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Expression of vascular antigens by bone cells during bone regeneration in a membranous bone distraction system.

Authors: Lewinson, D  Maor, G  Rozen, N  Rabinovich, I  Stahl, S  Rachmiel, A 
Citation: Lewinson D, etal., Histochem Cell Biol. 2001 Nov;116(5):381-8. Epub 2001 Oct 18.
Pubmed: (View Article at PubMed) PMID:11735002
DOI: Full-text: DOI:10.1007/s004180100331

An in vivo system of membranous bone formation during distraction has been investigated in order to follow cells that express vascular markers with the objective of understanding the neovascularization process. Concomitantly, sustained proliferation of preskeletal cells was achieved through the application of mechanical force. New capillaries and leading edges that arose by angiogenesis from the periosteal and mucosal surfaces and invaded the central zone of the regenerating distraction tissue temporally preceded the growth of delicate woven bone trabeculae from both edges of the cut bone. Concentrically arranged 'onion-like' configurations were abundant in paracentral zones and in association with mesenchymal condensations, suggesting their de novo formation in situ. Vascular specific markers, the angiopoietin receptor Tie-2 and factor VIII-related antigen (FVIIIrAg), were localized immunohistochemically in order to follow cells of vascular origin. Endothelial cells of the new capillaries, centrally located cells of the concentric configurations, pericytes, and most of the adjacent polygonal mesenchymal cells stained positively with specific antibodies to both antigens. Moreover, preosteoblasts and osteoblasts that lie adjacent to or already embedded in the osteiod of the newly formed trabeculae were also FVIIIrAg and Tie-2 immunopositive. As the source of the bone-forming cells in regenerating tissue during distraction is not yet fully understood, this observation might support the possibility of their vascular origin.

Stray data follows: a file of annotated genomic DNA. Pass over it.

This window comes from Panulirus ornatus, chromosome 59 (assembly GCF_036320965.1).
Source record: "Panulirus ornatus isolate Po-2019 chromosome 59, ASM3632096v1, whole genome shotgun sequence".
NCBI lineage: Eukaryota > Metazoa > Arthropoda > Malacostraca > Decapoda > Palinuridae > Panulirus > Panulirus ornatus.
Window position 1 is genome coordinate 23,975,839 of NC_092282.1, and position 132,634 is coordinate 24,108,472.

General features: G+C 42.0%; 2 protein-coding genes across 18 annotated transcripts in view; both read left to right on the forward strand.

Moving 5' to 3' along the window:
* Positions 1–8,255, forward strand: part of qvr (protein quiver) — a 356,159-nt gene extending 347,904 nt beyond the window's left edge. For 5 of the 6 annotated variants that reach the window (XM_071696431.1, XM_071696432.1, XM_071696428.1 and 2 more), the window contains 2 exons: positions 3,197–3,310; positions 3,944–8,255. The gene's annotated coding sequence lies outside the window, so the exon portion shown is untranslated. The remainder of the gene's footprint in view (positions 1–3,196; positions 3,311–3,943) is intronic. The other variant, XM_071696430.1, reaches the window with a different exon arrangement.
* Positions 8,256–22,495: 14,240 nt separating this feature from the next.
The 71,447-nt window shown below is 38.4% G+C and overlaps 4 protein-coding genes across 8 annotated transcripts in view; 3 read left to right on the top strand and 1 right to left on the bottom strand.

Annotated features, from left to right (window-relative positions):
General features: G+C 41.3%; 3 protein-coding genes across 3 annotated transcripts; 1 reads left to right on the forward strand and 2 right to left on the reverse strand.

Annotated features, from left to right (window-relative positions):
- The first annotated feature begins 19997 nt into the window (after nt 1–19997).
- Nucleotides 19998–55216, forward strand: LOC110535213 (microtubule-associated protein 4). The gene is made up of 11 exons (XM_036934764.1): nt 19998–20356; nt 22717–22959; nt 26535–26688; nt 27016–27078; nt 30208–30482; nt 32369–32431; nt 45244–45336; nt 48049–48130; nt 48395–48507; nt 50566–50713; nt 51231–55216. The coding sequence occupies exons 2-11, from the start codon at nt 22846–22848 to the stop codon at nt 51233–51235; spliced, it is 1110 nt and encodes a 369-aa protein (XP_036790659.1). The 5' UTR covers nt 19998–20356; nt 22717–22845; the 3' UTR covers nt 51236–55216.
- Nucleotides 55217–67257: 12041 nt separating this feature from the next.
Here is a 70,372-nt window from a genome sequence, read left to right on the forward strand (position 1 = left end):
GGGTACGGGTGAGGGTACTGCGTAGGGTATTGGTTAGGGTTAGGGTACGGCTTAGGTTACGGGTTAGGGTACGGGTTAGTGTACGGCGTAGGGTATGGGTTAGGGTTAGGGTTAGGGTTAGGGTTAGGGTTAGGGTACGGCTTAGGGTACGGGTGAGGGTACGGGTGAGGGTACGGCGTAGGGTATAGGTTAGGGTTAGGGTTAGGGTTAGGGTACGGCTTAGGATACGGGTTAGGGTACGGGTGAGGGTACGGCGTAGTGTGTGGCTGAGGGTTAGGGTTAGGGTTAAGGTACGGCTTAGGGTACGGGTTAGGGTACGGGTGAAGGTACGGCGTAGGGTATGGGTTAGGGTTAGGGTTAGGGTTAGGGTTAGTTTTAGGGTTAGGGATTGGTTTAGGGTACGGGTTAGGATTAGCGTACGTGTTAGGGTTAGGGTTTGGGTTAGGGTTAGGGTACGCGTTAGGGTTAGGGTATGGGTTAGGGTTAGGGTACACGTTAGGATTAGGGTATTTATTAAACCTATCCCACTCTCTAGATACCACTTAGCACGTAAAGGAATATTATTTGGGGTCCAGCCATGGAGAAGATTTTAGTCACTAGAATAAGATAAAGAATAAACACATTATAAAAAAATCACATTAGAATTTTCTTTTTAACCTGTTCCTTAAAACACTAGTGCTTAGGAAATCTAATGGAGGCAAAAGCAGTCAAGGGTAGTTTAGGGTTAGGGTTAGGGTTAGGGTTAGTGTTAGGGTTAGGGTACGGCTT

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CRRD Object Information
CRRD ID: 1601509
Created: 2007-04-24
Species: All species
Last Modified: 2007-04-24
Status: ACTIVE


RGD is funded by grant HL64541 from the National Heart, Lung, and Blood Institute on behalf of the NIH.